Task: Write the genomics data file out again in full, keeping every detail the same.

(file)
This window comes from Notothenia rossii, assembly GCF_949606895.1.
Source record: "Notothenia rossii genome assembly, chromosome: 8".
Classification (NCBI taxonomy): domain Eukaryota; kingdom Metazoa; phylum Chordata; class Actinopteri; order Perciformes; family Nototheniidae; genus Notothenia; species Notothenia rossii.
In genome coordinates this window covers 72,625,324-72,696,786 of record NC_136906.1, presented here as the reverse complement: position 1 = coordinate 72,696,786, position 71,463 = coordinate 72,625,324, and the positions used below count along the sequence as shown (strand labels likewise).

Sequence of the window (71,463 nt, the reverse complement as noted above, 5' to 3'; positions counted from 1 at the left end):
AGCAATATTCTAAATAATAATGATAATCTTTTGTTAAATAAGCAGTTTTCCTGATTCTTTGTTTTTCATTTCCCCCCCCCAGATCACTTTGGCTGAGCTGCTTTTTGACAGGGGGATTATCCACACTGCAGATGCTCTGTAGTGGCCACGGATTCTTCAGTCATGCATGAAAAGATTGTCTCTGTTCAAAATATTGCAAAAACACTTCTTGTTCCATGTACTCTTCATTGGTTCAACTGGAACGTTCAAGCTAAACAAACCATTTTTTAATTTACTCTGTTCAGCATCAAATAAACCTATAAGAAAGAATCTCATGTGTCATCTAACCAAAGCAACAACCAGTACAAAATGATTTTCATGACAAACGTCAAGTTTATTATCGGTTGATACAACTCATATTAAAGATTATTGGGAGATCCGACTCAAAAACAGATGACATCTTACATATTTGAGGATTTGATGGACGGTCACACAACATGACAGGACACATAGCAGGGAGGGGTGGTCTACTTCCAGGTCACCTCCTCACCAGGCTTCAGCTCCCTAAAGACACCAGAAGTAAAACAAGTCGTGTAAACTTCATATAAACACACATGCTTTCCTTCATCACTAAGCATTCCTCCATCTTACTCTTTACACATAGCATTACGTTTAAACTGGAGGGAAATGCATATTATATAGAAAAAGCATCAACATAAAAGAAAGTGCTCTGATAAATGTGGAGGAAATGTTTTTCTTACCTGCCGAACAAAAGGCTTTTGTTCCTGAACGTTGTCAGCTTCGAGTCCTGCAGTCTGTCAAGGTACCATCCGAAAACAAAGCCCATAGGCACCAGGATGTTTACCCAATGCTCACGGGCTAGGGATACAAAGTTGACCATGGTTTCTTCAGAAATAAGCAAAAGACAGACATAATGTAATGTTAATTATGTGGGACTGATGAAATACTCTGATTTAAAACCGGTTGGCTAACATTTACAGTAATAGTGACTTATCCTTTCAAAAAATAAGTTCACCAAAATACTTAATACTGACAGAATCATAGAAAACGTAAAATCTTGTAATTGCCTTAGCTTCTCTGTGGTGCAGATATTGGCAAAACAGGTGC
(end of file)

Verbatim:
This window comes from Notothenia rossii, assembly GCF_949606895.1.
Source record: "Notothenia rossii genome assembly, chromosome: 8".
Classification (NCBI taxonomy): domain Eukaryota; kingdom Metazoa; phylum Chordata; class Actinopteri; order Perciformes; family Nototheniidae; genus Notothenia; species Notothenia rossii.
In genome coordinates this window covers 72,625,324-72,696,786 of record NC_136906.1, presented here as the reverse complement: position 1 = coordinate 72,696,786, position 71,463 = coordinate 72,625,324, and the positions used below count along the sequence as shown (strand labels likewise).

Sequence of the window (71,463 nt, the reverse complement as noted above, 5' to 3'; positions counted from 1 at the left end):
AGCAATATTCTAAATAATAATGATAATCTTTTGTTAAATAAGCAGTTTTCCTGATTCTTTGTTTTTCATTTCCCCCCCCCAGATCACTTTGGCTGAGCTGCTTTTTGACAGGGGGATTATCCACACTGCAGATGCTCTGTAGTGGCCACGGATTCTTCAGTCATGCATGAAAAGATTGTCTCTGTTCAAAATATTGCAAAAACACTTCTTGTTCCATGTACTCTTCATTGGTTCAACTGGAACGTTCAAGCTAAACAAACCATTTTTTAATTTACTCTGTTCAGCATCAAATAAACCTATAAGAAAGAATCTCATGTGTCATCTAACCAAAGCAACAACCAGTACAAAATGATTTTCATGACAAACGTCAAGTTTATTATCGGTTGATACAACTCATATTAAAGATTATTGGGAGATCCGACTCAAAAACAGATGACATCTTACATATTTGAGGATTTGATGGACGGTCACACAACATGACAGGACACATAGCAGGGAGGGGTGGTCTACTTCCAGGTCACCTCCTCACCAGGCTTCAGCTCCCTAAAGACACCAGAAGTAAAACAAGTCGTGTAAACTTCATATAAACACACATGCTTTCCTTCATCACTAAGCATTCCTCCATCTTACTCTTTACACATAGCATTACGTTTAAACTGGAGGGAAATGCATATTATATAGAAAAAGCATCAACATAAAAGAAAGTGCTCTGATAAATGTGGAGGAAATGTTTTTCTTACCTGCCGAACAAAAGGCTTTTGTTCCTGAACGTTGTCAGCTTCGAGTCCTGCAGTCTGTCAAGGTACCATCCGAAAACAAAGCCCATAGGCACCAGGATGTTTACCCAATGCTCACGGGCTAGGGATACAAAGTTGACCATGGTTTCTTCAGAAATAAGCAAAAGACAGACATAATGTAATGTTAATTATGTGGGACTGATGAAATACTCTGATTTAAAACCGGTTGGCTAACATTTACAGTAATAGTGACTTATCCTTTCAAAAAATAAGTTCACCAAAATACTTAATACTGACAGAATCATAGAAAACGTAAAATCTTGTAATTGCCTTAGCTTCTCTGTGGTGCAGATATTGGCAAAACAGGTGC